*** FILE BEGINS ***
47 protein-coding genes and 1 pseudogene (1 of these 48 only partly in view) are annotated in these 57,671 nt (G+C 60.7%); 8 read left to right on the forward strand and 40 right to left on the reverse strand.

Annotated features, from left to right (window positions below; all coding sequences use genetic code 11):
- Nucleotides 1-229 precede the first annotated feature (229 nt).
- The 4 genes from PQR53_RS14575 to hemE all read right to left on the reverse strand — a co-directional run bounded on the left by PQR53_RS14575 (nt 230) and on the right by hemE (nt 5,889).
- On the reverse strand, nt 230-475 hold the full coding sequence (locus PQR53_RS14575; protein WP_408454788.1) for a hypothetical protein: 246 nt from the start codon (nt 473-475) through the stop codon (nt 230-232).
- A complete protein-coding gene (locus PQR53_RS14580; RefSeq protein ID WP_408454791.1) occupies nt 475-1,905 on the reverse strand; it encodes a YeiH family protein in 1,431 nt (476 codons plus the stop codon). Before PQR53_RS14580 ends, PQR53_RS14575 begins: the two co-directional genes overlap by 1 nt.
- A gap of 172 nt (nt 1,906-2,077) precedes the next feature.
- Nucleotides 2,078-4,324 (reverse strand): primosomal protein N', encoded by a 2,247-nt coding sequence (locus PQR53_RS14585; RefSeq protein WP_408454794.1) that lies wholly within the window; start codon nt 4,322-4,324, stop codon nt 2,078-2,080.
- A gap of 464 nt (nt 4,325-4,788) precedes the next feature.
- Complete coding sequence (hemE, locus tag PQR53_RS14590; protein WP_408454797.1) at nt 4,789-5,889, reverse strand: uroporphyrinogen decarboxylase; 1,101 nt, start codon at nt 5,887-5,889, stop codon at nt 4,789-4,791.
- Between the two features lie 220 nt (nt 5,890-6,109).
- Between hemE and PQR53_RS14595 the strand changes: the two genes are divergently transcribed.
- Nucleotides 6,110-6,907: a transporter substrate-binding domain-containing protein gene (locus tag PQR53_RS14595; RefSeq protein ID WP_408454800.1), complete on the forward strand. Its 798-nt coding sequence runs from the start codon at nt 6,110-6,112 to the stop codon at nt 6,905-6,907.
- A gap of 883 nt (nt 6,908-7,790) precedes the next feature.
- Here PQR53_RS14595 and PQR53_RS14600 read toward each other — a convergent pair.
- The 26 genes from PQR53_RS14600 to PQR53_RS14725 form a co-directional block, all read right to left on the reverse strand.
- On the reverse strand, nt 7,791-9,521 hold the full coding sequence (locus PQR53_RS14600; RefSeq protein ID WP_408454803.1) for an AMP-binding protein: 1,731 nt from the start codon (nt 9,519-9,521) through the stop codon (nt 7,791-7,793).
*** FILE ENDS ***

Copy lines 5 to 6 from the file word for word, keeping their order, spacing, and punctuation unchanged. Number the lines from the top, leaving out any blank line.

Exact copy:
- On the reverse strand, nt 230-475 hold the full coding sequence (locus PQR53_RS14575; protein WP_408454788.1) for a hypothetical protein: 246 nt from the start codon (nt 473-475) through the stop codon (nt 230-232).
- A complete protein-coding gene (locus PQR53_RS14580; RefSeq protein ID WP_408454791.1) occupies nt 475-1,905 on the reverse strand; it encodes a YeiH family protein in 1,431 nt (476 codons plus the stop codon). Before PQR53_RS14580 ends, PQR53_RS14575 begins: the two co-directional genes overlap by 1 nt.